New study reveals that exposure to outdoor artificial light at night is associated with an increased risk of diabetes
Diabetes is a critical public health problem in China, and the onset and progression of the disease is largely governed by behavioural and environmental risk factors. The nation's rapid urbanisation and economic growth has resulted in a dramatic increase in urban lighting, and the number of people exposed to it.
A new study published in Diabetologia (the journal of the European Association for the Study of Diabetes [EASD]) finds that outdoor artificial light at night (LAN) is associated with impaired blood glucose control and an increased risk of diabetes, with more than 9 million cases of the disease in Chinese adults being attributed to light at night exposure.
The study used data from the China Noncommunicable Disease Surveillance Study. A total of 98,658 adults participated, undergoing interviews to collect demographic, medical, household income, lifestyle, education and family history information. The mean age of participants was 42.7 years and around approximately half were women.
Body weight and height of participants were measured to calculate BMI, and blood samples were taken to obtain levels of both fasting and postprandial (after meal) serum glucose, as well as glycated haemoglobin (HbA1c). This is a form of glucose bound to haemoglobin in red blood cells which acts as a moving average of blood sugar over the previous 8 to 12 weeks.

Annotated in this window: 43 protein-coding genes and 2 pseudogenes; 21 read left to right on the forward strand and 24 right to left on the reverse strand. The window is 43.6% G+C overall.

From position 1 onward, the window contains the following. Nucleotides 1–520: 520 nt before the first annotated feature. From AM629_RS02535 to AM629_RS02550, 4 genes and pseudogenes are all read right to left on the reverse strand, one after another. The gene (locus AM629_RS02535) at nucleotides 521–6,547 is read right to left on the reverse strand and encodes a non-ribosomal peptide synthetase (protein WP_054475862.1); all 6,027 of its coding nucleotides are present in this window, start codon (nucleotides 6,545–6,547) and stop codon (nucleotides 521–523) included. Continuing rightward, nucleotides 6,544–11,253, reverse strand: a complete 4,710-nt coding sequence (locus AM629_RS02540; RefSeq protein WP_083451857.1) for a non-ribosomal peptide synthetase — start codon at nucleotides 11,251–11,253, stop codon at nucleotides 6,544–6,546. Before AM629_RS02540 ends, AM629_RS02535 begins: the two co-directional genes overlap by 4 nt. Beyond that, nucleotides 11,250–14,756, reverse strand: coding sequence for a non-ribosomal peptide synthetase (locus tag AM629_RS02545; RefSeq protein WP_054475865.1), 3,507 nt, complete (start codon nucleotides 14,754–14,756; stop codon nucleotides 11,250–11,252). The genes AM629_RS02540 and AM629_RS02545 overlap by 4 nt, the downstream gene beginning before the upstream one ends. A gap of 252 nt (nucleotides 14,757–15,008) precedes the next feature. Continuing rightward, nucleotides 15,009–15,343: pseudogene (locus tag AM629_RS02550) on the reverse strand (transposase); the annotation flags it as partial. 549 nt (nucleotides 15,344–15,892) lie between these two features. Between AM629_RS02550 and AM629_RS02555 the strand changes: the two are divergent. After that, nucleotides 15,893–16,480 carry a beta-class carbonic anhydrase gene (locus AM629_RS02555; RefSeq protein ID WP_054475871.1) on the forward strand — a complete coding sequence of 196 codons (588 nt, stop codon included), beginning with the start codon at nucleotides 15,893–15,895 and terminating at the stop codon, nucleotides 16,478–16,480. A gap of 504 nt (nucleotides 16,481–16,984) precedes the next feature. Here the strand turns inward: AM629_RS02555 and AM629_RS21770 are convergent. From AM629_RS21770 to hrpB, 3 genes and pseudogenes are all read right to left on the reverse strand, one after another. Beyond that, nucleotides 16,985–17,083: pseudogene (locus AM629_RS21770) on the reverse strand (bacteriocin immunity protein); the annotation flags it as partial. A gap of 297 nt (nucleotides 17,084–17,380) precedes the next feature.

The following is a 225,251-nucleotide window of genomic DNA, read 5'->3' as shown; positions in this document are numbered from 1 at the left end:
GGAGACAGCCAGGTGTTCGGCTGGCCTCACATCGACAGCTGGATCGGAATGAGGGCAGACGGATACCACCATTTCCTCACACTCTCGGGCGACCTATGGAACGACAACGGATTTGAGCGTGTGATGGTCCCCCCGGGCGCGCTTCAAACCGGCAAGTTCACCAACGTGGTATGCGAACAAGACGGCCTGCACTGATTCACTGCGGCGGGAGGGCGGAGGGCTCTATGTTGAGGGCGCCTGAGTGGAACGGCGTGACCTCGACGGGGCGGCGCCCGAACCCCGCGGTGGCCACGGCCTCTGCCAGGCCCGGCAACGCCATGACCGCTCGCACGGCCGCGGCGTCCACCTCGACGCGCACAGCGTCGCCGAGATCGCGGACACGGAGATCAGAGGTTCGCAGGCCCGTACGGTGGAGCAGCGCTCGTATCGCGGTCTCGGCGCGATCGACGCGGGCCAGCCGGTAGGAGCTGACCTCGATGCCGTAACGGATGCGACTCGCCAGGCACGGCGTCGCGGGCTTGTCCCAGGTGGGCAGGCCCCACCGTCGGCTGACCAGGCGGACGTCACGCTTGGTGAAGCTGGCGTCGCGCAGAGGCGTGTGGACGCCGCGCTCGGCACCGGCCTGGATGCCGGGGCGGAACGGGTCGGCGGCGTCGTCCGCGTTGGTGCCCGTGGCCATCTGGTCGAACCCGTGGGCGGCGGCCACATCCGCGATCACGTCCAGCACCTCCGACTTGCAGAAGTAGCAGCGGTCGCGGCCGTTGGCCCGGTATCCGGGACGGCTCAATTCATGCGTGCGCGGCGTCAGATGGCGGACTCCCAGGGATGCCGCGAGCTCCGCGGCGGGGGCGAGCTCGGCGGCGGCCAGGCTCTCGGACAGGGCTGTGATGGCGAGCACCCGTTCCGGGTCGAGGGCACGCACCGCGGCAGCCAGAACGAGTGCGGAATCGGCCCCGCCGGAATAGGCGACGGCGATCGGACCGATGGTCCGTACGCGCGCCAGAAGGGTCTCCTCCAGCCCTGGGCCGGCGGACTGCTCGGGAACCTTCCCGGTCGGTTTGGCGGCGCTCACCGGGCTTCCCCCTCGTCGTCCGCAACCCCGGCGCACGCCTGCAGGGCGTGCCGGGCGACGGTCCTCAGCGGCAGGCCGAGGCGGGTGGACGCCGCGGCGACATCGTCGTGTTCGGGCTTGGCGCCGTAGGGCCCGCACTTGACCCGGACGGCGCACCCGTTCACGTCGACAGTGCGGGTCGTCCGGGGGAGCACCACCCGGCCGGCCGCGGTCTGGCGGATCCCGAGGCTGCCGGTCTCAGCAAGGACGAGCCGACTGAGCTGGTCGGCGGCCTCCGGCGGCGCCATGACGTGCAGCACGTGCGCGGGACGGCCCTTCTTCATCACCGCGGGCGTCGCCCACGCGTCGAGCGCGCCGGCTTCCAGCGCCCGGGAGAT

Participants at each study site were assigned an average artificial outdoor LAN exposure level for that location using night-time low-light image data of the Earth's surface from the US Defense Meteorological Satellite Program (DMSP). Exposure levels were ordered from lowest to highest and grouped into five quintiles (groups of 20% from highest to lowest), with the median light intensity in the highest quintile being 69 times greater than in the lowest.
These findings contribute to a growing body of evidence suggesting that LAN is detrimental to health and demonstrate that it may be a potential novel risk factor for diabetes. The authors conclude that "further studies involving the direct measurement of individual exposure to LAN are needed to confirm whether its relationship with diabetes is a causal one".
Outdoor light at night in relation to glucose homoeostasis and diabetes in Chinese adults: a national and cross-sectional study of 98,658 participants from 162 study sites; Diabetologia, DOI: https://doi.org/10.1007/s00125-022-05819-x.